The 500 Club golf course in Glendale: A track that always raises the checkered flag
GLENDALE, Ariz. -- When golf course designer Brian Whitcomb wanted to create a golf course in northwest Phoenix, he was looking for something special to help him give back to the game he loves.
So Whitcomb turned to a popular athlete who made his fame and fortune from competing on a different kind of track: 1983 Indianapolis 500 winner, and local golf enthusiast, Tom Sneva.
Together they created The 500 Club, a par-72 championship golf course that fits into the natural landscape of the Sonoran Desert, allowing golfers to enjoy a leisurely round -- there are no time trials, although the pace of play is quick -- through a golf course of doglegs littered with bunkers, water and the black rocks of the Hedgepeth Hills.
Sure, Sneva belongs to an exclusive club of Indy 500 winners, but the beauty of the isolated 500 Golf Club, where "the only house you'll see is the clubhouse," is there are no memberships to this public course.
Sneva may have hung up his racing shoes for a pair of golf spikes (and an announcer's microphone), but he still was the first man to break the 200 mph barrier at the Speedway. Now, he just drives a golf ball instead of a high-speed racing machine.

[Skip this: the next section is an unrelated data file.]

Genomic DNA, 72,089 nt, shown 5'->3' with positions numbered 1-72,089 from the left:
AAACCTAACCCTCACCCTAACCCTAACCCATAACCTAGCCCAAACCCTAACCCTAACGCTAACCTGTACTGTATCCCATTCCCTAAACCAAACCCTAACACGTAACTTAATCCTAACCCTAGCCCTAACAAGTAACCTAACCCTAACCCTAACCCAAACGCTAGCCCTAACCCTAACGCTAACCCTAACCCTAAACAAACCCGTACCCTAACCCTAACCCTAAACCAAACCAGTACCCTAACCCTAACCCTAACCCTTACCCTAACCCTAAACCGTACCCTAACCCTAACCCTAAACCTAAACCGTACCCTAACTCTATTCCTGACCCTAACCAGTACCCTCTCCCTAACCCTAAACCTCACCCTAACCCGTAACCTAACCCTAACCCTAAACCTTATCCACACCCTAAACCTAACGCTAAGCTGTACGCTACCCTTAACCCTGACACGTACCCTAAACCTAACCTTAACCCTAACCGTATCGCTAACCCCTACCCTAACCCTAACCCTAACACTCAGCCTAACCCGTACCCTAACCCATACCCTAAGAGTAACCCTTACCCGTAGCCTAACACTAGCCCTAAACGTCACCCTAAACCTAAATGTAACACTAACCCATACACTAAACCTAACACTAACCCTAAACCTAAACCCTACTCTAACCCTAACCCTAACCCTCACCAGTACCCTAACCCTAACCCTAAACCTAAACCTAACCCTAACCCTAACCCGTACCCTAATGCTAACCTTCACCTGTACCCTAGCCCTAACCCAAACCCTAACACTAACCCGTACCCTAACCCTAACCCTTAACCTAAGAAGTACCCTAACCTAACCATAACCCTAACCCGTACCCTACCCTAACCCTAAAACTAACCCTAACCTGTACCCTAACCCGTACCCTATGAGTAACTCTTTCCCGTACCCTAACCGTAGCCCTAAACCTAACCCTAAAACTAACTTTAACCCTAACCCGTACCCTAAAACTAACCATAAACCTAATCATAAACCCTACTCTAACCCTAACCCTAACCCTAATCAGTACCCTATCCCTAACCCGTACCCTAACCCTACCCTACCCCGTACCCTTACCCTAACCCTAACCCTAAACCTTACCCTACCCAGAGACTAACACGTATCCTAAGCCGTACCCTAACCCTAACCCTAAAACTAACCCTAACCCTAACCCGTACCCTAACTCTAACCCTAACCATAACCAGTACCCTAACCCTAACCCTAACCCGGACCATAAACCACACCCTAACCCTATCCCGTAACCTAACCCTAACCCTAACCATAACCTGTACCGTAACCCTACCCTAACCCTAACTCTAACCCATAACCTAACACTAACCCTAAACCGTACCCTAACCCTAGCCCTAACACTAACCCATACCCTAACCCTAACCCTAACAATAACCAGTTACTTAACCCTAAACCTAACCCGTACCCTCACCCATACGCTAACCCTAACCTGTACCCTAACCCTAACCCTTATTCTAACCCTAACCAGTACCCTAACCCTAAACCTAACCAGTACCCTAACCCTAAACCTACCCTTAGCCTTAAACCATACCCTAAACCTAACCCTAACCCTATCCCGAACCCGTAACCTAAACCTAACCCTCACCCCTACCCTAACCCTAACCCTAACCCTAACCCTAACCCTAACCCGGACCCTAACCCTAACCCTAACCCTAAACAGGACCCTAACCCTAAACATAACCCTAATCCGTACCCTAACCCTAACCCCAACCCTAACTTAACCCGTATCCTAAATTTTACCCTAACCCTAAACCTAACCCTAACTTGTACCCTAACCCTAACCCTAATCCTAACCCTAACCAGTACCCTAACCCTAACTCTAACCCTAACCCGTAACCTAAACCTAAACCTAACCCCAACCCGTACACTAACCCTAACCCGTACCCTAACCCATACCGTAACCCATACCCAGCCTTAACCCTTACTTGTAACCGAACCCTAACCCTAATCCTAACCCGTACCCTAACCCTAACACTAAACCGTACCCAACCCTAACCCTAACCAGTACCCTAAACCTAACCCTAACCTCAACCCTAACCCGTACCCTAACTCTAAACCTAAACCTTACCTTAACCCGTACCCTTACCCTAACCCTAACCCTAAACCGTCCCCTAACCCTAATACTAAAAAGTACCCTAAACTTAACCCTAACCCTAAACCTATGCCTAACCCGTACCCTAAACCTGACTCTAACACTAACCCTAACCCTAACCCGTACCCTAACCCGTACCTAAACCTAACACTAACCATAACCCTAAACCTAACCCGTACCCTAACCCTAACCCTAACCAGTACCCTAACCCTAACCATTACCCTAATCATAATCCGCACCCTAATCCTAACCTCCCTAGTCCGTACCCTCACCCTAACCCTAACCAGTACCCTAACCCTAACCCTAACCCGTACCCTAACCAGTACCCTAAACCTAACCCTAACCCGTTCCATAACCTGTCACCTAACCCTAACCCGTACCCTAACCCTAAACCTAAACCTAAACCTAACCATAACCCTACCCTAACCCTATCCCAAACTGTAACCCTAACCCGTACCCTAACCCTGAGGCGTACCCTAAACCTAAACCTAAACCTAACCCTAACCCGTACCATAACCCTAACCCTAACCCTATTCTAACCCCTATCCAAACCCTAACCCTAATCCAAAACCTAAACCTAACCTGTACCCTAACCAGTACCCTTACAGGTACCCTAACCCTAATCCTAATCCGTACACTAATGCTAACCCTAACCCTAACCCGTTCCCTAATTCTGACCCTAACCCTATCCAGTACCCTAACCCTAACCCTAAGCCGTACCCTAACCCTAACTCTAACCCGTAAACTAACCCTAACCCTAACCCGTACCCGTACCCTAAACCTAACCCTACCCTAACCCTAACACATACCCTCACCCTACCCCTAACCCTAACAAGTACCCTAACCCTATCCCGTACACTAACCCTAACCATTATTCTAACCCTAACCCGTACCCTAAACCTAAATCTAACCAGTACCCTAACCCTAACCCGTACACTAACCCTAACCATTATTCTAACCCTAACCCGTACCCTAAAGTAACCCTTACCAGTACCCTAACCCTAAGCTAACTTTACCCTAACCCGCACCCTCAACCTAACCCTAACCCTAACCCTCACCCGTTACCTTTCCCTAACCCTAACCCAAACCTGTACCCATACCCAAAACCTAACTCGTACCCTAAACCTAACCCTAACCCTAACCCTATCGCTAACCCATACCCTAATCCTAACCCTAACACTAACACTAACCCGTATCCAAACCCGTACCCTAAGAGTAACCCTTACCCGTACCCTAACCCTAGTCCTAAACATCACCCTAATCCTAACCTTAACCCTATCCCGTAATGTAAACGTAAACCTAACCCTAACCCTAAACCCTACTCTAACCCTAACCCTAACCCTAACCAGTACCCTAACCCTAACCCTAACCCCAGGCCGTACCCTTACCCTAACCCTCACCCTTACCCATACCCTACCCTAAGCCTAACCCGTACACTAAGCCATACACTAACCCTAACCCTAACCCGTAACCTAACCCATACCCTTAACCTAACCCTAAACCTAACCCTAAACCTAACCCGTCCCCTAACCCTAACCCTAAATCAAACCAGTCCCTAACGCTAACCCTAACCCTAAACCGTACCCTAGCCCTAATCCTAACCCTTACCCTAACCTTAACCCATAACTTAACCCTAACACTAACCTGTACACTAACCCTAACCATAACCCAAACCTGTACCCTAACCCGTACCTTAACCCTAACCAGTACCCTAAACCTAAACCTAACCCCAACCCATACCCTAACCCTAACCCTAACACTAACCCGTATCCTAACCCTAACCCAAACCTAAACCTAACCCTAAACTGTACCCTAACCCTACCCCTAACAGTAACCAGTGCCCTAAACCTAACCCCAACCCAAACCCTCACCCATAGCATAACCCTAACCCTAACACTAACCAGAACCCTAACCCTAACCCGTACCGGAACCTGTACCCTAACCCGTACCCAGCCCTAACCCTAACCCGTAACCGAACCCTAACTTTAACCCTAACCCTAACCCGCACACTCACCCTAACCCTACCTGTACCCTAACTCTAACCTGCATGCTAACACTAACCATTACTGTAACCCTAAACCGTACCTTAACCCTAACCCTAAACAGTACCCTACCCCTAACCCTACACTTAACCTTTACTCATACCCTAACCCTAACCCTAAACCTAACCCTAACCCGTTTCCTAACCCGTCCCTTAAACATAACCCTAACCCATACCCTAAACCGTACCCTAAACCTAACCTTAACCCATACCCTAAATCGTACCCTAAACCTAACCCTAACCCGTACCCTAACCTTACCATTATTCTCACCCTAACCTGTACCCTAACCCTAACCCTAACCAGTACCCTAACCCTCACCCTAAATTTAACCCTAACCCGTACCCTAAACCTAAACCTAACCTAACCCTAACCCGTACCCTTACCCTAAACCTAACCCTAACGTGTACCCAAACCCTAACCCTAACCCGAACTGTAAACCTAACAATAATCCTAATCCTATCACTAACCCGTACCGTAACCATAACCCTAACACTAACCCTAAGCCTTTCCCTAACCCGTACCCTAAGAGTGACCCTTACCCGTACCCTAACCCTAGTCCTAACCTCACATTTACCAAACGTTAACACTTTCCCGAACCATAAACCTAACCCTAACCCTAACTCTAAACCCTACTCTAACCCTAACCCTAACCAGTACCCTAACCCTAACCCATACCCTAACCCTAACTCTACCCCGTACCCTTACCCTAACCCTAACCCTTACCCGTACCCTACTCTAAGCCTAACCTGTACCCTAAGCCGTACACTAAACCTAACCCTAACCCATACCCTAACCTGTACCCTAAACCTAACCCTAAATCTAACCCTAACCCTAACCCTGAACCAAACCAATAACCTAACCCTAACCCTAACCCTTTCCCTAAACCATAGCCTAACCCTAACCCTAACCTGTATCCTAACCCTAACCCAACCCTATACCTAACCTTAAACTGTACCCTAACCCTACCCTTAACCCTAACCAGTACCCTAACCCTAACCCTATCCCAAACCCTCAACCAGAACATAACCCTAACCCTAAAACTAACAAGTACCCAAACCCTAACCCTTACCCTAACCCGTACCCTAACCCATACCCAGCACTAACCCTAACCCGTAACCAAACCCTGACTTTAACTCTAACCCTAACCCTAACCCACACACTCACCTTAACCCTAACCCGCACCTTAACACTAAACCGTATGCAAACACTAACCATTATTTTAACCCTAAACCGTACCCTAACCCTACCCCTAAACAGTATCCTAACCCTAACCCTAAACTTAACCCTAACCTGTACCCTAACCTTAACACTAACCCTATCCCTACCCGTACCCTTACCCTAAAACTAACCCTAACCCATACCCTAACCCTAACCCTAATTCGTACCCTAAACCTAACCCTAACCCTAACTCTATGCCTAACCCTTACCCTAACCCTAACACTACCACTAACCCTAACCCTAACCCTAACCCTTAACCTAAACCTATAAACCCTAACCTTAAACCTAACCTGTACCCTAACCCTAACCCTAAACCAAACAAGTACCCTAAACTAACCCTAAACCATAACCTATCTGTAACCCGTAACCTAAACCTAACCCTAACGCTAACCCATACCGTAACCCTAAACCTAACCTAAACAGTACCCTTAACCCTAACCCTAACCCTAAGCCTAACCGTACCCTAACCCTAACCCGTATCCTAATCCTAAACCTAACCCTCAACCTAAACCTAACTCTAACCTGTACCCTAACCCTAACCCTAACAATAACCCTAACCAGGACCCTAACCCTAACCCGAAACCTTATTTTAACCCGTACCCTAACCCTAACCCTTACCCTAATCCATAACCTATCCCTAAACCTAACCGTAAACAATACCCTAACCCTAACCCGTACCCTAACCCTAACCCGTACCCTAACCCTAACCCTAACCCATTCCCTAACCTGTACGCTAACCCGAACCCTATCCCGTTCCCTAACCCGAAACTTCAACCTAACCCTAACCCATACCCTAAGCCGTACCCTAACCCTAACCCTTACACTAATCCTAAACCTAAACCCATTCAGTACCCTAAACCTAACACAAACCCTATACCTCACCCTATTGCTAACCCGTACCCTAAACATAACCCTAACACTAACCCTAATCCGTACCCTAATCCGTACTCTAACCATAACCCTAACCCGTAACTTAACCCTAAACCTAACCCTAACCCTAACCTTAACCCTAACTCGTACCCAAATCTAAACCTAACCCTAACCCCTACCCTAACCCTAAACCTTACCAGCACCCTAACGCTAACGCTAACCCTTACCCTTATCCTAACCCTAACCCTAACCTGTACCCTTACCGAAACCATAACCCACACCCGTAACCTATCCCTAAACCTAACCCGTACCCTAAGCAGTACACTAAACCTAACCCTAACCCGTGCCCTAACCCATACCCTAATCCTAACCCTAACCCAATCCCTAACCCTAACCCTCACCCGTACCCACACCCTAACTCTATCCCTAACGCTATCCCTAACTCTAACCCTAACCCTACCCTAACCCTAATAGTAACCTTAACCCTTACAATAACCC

The teamwork of Whitcomb and Sneva was only logical. After all, golf and racing are not strangers, with individuals competing against the track, the natural elements, and a pack of driven challengers before large crowds of people who wait in the sun all day for a glimpse of their favorites to finish closest to the (checkered) flag.
There's even a golf course that runs through the infield at Indianapolis Motor Speedway.
But there aren't any daredevils racing around the perimeter of The 500 Club. A nearby go-cart track does provide a soundtrack of roaring engines throughout your round.
Since The 500 Club rests in the middle of the Maricopa County park land, homes can't be build on the course. The massive slides of a nearby water park is the only structure visible in the area.